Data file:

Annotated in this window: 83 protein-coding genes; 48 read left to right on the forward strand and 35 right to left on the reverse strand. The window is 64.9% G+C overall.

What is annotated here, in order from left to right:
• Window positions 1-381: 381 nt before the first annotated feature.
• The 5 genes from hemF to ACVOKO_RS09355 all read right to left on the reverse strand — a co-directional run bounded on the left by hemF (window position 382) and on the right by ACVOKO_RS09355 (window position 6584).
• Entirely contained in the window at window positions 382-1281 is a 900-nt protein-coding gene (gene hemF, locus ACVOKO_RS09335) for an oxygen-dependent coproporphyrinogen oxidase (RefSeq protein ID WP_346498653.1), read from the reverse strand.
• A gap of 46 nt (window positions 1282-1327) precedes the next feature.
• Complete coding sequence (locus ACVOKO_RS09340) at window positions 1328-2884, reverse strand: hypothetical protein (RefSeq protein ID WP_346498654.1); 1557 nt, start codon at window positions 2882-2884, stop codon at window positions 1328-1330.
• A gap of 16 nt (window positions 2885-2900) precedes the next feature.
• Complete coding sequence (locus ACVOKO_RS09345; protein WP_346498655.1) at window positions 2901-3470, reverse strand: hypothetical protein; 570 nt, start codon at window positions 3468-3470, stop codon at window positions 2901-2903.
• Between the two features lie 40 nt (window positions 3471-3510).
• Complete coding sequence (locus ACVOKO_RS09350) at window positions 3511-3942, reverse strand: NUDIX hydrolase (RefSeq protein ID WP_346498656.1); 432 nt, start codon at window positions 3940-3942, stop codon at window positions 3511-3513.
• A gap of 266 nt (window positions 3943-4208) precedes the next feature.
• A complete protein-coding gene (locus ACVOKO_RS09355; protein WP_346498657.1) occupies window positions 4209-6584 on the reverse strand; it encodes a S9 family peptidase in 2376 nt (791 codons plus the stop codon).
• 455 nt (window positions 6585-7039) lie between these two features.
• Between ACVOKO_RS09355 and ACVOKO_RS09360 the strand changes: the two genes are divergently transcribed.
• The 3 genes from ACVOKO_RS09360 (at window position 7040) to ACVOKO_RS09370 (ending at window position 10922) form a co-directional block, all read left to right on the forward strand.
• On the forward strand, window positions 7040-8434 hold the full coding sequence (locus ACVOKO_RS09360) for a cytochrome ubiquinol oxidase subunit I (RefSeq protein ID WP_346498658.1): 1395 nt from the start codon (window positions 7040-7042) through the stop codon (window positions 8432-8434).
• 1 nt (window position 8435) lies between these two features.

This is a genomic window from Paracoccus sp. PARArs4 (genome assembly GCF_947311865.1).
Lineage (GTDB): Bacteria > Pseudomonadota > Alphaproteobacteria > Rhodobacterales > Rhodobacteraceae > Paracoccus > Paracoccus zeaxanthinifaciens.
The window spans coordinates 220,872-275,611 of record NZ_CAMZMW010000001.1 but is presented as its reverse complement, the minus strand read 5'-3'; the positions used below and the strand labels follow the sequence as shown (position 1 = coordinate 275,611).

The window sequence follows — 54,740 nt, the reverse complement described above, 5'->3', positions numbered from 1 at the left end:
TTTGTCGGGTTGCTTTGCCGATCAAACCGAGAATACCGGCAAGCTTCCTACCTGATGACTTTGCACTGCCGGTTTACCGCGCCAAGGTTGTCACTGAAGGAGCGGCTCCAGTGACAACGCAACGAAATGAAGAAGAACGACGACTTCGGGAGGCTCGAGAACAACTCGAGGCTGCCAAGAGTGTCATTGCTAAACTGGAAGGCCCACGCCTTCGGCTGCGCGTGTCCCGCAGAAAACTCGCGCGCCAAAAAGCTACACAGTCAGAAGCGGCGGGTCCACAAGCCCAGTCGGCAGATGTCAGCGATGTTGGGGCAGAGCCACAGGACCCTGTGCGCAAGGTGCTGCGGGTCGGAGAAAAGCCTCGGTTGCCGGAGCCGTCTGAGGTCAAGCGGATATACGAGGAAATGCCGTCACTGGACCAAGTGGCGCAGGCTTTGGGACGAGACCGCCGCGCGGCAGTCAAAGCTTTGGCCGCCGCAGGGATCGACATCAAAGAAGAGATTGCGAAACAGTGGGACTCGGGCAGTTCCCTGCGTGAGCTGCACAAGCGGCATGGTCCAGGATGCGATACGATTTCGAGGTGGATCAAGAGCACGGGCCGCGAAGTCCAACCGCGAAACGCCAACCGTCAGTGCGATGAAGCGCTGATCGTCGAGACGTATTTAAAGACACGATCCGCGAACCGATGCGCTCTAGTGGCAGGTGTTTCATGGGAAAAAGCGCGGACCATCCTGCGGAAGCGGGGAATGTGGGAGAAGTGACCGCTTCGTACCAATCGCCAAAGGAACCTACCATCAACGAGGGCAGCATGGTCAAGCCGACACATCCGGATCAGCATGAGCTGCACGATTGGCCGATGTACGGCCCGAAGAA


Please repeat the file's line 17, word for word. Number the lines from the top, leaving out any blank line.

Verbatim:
• On the forward strand, window positions 7040-8434 hold the full coding sequence (locus ACVOKO_RS09360) for a cytochrome ubiquinol oxidase subunit I (RefSeq protein ID WP_346498658.1): 1395 nt from the start codon (window positions 7040-7042) through the stop codon (window positions 8432-8434).